It’s hard to keep one’s bearings in the unrelenting string of alarms, battles, campaigns, etc. that make up Rome’s military history, but fortunately Livy tells us exactly when Rome went from being one belligerent city-state among many to an empire in the making: 343 BC, when the First Samnite War started:
From now on the wars described will be of greater importance. Our enemies were more powerful, and campaigns lasted longer and were mounted in more remote areas.
I’m over-dramatizing this, but only a little. Of course there are indications of Rome’s gathering strength prior to this war, and it lasted for many inconclusive years, but it seems to me that Livy has a good case for the importance of the decision in 343 and he presents it in style. The more I think about this, the more convinced I am that Livy has not only historic vision but consideration for his readers.
From the expulsion of the Tarquins in 509 to the aftermath of the Gallic invasion of 390 the Romans seem to have engaged in fighting only their nearest neighbors, namely certain of the Etruscans, the Volsci, Aequi, Sabines, and even the Latins, who were more closely tied to them by treaty and presumably kinship. In these campaigns it was normal to encounter the enemy a day after leaving Rome. Dictators resigned mere days after being named. For widely different dates Livy gives a figure of ten legions as the utmost of Rome’s strength, and while this could mean different things at different times (a very rough estimate would be 5,000 men), it seems to suggest that Roman power was not growing by orders of magnitude. On the other hand, shortly before the Gallic disaster, Roman soldiers did begin to be paid. This was devised during the prolonged siege of Veii, a rich city, but again not far from Rome. They traded up and down the coast of Italy and had contact with Greeks to the south, but a diplomatic mission to Athens in 451 was a very big deal.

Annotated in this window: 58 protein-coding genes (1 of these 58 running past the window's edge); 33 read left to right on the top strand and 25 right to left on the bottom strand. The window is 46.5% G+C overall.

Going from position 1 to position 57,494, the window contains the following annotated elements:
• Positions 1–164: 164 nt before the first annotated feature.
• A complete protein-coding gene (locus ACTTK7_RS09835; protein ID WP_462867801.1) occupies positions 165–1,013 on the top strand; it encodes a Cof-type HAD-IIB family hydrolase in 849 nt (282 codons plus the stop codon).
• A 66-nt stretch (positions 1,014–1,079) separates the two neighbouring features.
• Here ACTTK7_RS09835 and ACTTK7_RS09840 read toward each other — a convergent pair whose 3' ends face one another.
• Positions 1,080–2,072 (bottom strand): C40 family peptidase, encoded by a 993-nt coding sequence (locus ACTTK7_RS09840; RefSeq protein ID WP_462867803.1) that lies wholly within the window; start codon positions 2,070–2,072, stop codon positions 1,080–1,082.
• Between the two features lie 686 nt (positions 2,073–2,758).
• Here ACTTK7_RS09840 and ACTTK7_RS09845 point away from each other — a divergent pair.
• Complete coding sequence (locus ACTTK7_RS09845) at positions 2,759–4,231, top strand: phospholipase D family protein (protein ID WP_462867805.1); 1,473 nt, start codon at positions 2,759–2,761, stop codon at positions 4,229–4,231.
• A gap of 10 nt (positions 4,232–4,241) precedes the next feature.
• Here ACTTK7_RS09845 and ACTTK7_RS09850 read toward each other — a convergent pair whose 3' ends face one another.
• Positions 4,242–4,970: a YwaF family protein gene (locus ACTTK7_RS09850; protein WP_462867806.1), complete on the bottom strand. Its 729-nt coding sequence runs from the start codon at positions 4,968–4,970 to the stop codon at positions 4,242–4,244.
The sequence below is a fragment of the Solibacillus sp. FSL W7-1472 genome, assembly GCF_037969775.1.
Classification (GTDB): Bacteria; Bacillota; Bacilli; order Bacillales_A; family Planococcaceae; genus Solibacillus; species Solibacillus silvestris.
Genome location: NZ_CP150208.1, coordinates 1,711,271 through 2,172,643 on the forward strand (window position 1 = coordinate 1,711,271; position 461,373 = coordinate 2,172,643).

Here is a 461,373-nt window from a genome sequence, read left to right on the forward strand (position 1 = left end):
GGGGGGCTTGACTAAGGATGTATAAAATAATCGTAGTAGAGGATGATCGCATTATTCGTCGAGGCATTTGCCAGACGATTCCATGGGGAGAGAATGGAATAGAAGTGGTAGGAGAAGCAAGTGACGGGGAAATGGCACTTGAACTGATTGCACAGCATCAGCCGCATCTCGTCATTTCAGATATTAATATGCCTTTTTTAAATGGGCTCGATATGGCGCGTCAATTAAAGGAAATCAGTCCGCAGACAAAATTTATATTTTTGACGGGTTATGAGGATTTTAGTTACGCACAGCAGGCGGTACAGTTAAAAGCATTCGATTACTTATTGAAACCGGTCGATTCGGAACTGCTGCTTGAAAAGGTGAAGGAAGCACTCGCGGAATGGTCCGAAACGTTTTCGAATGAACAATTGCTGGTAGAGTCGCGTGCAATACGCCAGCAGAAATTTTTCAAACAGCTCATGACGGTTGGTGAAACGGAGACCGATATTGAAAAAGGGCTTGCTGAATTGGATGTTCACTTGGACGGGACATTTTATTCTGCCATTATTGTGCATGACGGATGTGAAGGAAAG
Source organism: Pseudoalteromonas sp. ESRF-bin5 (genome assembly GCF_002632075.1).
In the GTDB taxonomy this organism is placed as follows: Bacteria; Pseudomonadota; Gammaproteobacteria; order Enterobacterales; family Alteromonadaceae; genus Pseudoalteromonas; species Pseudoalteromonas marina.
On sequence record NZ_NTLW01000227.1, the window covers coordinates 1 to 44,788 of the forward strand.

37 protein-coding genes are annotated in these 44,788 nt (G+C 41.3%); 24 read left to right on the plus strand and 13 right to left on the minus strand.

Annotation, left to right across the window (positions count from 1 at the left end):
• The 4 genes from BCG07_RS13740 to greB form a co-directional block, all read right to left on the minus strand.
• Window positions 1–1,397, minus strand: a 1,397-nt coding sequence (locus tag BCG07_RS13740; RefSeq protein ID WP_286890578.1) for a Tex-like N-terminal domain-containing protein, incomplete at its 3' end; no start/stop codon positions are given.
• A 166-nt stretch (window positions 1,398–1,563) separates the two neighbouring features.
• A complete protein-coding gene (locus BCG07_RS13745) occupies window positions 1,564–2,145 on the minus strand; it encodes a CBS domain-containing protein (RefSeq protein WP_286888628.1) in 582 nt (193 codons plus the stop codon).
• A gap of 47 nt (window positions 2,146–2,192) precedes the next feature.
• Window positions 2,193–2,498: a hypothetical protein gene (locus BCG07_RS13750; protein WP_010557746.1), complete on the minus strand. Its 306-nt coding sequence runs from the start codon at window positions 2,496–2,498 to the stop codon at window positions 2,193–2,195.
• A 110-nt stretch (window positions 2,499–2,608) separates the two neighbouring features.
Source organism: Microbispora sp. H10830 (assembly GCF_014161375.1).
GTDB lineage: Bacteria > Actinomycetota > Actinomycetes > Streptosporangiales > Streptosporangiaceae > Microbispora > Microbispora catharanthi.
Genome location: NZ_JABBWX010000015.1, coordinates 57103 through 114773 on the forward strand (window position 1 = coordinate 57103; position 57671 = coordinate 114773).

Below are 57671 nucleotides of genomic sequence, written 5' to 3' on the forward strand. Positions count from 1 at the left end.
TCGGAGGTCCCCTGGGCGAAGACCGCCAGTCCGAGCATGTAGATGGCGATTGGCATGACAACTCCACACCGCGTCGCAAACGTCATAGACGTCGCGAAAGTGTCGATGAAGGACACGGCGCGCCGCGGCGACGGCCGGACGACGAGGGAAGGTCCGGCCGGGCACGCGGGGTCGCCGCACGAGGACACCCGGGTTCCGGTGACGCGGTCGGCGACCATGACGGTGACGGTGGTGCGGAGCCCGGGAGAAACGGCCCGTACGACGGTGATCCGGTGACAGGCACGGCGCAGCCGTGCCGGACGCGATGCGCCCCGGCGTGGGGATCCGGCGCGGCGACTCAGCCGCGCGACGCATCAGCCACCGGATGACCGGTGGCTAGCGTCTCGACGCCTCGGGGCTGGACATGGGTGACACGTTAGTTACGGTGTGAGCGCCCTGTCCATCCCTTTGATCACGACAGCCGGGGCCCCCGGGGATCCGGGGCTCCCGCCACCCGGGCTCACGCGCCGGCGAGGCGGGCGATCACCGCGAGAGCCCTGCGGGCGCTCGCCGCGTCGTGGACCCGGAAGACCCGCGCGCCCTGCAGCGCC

Compared with what the Romans had done before 343, the campaigns against the Samnites were certainly more distant and prolonged. The Samnites lived in the mountains above the bay of Naples and were friendly with the Romans until an attack sent the rich Capuans of the lowland running for help to Rome. As the war dragged on, others seem to have realized the danger they were in, and Rome faced a coalition of Samnites, Etruscans, and others like the Umbrians who had scarcely figured in the story before. Rome also changed the way things were done. Consuls remained in the field for longer than their usual terms and reduced so many cities that they had to make the soldiers sell their spoils so as not to be encumbered. The famous Appian Way was constructed during these wars.
Livy remarks that we who read about the wars should not tire of them if those who fought them did not. I don’t think that’s a great rule to follow, but it shows sympathy. He also indulges in a long recreated speech about the beginning of the war that had me looking both back to Thucydides and forward to Machiavelli.
(Penultimate installment: Class struggle or black magic? I can’t decide…)